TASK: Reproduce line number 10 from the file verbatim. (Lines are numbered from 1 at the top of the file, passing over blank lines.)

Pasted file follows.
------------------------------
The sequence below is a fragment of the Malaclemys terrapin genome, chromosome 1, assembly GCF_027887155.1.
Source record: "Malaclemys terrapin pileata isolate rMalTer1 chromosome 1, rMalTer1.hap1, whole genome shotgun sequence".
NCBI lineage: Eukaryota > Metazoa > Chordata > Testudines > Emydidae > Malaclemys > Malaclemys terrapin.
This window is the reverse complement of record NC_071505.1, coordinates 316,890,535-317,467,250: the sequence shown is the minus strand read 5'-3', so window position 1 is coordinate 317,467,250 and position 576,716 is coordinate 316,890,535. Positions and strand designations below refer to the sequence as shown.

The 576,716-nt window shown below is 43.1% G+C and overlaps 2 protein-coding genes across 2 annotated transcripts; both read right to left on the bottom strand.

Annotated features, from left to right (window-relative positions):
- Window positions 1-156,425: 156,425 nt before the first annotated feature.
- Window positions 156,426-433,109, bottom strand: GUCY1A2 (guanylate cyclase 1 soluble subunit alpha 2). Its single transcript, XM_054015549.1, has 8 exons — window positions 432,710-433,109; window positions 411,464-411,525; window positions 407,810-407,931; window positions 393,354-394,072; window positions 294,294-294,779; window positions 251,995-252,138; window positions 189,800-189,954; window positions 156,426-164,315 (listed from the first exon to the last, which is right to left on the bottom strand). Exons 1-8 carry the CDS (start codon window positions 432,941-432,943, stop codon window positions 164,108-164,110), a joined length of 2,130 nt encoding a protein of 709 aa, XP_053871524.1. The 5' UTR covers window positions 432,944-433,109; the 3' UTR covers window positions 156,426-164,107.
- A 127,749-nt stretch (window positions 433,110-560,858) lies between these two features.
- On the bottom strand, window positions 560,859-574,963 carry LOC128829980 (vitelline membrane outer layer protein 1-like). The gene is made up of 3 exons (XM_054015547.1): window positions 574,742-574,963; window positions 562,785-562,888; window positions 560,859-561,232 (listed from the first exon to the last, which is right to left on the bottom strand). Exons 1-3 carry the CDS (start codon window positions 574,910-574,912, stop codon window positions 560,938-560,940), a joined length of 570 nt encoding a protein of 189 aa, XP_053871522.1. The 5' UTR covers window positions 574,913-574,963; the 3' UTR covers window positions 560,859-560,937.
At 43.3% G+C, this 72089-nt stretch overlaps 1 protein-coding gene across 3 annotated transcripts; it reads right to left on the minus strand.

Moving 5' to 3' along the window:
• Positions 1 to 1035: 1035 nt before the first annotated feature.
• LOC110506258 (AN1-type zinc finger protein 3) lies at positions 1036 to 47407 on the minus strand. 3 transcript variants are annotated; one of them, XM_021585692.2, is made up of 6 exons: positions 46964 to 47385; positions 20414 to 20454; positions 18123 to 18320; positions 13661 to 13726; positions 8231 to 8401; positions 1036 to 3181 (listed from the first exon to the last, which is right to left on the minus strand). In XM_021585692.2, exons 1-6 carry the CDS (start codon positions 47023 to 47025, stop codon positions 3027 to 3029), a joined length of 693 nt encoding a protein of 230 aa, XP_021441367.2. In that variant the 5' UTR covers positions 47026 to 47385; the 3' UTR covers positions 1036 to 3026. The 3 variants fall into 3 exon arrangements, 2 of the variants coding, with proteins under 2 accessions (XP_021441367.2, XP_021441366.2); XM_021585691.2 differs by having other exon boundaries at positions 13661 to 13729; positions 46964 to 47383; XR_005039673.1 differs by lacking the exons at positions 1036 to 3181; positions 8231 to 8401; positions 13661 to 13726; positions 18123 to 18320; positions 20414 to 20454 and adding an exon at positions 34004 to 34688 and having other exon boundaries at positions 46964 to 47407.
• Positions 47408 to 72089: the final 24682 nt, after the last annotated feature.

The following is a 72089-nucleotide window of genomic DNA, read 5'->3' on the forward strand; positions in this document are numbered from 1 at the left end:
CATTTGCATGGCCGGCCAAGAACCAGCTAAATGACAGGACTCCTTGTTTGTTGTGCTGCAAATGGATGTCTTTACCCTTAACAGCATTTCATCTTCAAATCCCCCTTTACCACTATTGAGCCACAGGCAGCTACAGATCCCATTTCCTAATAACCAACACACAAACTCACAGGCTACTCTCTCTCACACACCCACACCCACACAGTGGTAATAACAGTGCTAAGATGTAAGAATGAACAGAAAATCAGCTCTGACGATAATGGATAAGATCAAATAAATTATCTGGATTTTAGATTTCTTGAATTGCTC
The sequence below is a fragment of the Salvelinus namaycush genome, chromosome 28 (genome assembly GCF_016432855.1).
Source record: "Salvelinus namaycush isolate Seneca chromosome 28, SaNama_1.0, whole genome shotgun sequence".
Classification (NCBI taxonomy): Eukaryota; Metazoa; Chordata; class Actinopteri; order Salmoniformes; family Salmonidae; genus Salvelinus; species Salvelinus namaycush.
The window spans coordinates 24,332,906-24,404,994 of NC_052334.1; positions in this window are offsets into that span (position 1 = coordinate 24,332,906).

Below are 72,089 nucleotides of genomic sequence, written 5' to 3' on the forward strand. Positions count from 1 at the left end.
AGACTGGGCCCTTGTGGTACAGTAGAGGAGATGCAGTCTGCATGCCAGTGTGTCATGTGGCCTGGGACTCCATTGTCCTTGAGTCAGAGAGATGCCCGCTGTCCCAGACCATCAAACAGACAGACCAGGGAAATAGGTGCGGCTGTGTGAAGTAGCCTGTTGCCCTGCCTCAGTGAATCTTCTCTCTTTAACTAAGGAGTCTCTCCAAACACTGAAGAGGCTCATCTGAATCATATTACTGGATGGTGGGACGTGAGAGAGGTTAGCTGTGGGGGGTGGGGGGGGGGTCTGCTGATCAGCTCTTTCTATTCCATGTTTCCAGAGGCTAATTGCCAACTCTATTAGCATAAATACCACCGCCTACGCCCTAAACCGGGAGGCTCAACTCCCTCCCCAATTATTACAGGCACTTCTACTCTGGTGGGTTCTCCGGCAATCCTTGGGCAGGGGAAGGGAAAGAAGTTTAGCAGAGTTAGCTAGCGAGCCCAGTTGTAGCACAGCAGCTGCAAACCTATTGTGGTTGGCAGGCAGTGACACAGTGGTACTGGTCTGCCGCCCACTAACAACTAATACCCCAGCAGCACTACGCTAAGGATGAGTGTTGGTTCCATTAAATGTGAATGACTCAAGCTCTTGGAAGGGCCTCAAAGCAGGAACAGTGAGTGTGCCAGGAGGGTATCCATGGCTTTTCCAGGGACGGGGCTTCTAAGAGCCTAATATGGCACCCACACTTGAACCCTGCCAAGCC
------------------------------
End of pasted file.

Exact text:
- On the bottom strand, window positions 560,859-574,963 carry LOC128829980 (vitelline membrane outer layer protein 1-like). The gene is made up of 3 exons (XM_054015547.1): window positions 574,742-574,963; window positions 562,785-562,888; window positions 560,859-561,232 (listed from the first exon to the last, which is right to left on the bottom strand). Exons 1-3 carry the CDS (start codon window positions 574,910-574,912, stop codon window positions 560,938-560,940), a joined length of 570 nt encoding a protein of 189 aa, XP_053871522.1. The 5' UTR covers window positions 574,913-574,963; the 3' UTR covers window positions 560,859-560,937.